To learn more about Colorado’s new legislation to allow community colleges to offer four-year BSN degrees, visit here.

New York Becomes First State to Require Nurses to Obtain Bachelor’s Degrees

New York Becomes First State to Require Nurses to Obtain Bachelor’s Degrees

The Empire State recently became the first state in the nation to require nurses to obtain a bachelor’s degree in nursing (BSN). Signed by Governor Andrew Cuomo at the beginning of January, the bill requires that new nurses obtain a bachelor’s degree within 10 years of initial licensure. This type of legislation, commonly known as “BSN in 10,” has been pushed across the nation, but New York is the first state to actually pass a law.

The legislation takes effect immediately but the requirement that nurses obtain a baccalaureate degree or higher within 10 years of licensure will begin in 30 months. It does not affect nurses already in practice.

The drive for “BSN in 10” legislation has been largely fueled by research. Linda H. Aiken, PhD, FAAN, FRCN, of the University of Pennsylvania School of Nursing has published research showing that employing more nurses with bachelor’s degrees improves patient outcomes. Her research has also found that for each 10% increase in nurses with BSN degrees, there was a 5% decline in risk-adjusted patient mortality.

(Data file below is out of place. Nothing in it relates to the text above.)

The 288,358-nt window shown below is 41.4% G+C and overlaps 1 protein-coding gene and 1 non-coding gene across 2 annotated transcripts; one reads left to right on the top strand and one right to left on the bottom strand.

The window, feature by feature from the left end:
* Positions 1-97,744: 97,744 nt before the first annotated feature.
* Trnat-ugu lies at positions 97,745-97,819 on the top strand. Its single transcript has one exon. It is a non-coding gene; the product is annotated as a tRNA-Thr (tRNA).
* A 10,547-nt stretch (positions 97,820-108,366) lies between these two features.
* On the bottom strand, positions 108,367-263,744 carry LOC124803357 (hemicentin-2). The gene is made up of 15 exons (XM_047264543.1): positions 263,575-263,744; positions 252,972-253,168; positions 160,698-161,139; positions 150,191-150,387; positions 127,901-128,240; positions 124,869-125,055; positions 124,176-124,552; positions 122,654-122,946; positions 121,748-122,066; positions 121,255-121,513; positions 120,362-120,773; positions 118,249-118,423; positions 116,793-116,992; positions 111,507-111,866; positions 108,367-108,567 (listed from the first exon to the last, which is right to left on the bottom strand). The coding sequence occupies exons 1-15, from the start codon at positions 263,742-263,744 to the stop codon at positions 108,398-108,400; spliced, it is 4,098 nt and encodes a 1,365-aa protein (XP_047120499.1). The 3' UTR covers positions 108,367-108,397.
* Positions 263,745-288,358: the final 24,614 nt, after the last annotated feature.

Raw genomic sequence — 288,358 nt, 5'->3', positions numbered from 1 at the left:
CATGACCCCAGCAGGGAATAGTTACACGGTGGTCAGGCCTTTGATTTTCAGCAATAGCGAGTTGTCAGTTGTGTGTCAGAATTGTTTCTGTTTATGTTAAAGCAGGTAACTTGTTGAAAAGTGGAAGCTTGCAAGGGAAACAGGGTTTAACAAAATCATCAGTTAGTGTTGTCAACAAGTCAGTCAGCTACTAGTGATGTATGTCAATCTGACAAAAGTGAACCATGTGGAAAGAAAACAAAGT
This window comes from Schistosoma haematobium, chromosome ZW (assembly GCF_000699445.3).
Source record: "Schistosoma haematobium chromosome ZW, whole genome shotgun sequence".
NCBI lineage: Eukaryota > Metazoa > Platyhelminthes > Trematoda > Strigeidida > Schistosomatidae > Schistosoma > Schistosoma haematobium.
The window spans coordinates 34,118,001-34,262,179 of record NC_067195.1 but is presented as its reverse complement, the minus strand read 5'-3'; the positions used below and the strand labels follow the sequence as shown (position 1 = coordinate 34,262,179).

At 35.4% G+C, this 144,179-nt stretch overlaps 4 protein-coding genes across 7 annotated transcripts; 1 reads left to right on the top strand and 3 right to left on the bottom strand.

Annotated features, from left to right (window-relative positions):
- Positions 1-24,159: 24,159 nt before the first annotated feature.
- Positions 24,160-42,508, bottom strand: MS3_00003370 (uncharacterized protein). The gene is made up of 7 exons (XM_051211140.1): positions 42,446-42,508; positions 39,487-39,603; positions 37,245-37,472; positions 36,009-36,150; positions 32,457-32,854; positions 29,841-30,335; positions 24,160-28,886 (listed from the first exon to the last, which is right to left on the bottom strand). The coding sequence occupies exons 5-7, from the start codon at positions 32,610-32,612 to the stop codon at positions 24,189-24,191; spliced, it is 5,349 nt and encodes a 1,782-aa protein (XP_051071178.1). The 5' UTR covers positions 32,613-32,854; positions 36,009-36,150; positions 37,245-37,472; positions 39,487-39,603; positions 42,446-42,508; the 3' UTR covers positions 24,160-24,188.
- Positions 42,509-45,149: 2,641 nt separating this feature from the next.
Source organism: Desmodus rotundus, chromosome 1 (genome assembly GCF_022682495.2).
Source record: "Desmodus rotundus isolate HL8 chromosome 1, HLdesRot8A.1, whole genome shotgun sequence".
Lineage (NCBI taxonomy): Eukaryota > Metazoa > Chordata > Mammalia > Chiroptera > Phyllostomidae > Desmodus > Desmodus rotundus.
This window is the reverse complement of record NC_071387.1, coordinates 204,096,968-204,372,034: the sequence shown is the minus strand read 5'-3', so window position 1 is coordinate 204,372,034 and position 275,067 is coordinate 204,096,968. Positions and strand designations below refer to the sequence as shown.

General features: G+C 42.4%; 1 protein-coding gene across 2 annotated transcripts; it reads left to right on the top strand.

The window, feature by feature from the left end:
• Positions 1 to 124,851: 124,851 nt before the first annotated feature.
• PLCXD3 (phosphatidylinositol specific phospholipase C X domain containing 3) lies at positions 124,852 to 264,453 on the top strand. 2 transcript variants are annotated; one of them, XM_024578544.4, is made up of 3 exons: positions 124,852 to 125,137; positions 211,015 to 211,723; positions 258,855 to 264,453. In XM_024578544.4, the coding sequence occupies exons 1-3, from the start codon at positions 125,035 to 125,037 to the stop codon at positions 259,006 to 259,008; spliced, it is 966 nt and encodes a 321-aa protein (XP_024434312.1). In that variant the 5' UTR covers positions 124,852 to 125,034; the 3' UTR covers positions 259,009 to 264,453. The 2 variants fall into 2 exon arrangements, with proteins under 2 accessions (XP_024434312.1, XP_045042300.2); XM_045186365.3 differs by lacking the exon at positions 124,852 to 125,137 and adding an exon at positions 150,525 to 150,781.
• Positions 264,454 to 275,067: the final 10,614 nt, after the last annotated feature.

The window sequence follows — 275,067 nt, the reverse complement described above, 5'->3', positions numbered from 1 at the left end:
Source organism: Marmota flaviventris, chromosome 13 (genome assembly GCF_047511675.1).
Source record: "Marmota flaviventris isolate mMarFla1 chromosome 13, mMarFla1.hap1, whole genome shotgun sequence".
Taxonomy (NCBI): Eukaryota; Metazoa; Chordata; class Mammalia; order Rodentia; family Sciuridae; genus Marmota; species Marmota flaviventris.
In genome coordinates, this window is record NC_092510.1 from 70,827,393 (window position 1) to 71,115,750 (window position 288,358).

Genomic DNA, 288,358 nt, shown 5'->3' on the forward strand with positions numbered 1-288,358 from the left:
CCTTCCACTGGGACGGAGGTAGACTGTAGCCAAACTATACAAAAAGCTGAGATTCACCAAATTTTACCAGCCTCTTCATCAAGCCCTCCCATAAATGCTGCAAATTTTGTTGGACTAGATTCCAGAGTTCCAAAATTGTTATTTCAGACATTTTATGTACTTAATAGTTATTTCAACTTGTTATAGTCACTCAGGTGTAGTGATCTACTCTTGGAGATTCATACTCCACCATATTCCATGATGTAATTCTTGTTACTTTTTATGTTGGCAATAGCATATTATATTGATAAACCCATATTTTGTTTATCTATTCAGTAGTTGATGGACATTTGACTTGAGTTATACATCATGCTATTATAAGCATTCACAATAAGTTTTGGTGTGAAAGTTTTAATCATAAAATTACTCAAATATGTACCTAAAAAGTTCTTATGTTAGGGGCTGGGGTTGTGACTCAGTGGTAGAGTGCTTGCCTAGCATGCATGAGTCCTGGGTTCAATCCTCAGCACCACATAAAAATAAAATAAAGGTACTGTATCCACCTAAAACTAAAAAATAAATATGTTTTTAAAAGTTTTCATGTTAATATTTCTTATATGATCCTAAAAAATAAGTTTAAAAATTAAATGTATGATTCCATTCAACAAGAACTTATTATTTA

The Institute of Medicine has also been a large driver for this type of nursing legislation following their 2010 report, The Future of Nursing, which recommends that 80% of nurses have at least a BSN by 2020. New York nursing programs have been in support as well, including Eileen Sullivan-Marx, PhD, RN, FAAN, dean of New York University’s Rory Meyers College of Nursing. According to HealthLeadersMedia.com, Sullivan-Marx released the following statement:

“NYU has been a strong supporter of ‘BSN in 10’ legislation, given its implication for improving patient care. Research shows that patients benefit from baccalaureate-prepared nurses—in fact, several large studies show that it saves lives. Earning bachelor’s degrees also creates opportunities for career mobility and leadership among nurses.”

The bill also establishes a commission to evaluate and report on barriers to entry into the nursing profession and make recommendations on increasing availability and accessibility of nursing programs. As the first state to set “BSN in 10” legislation, New York will set an example going forward on how this type of legislation can improve patient outcomes. To learn more about New York’s “BSN in 10” law, visit here.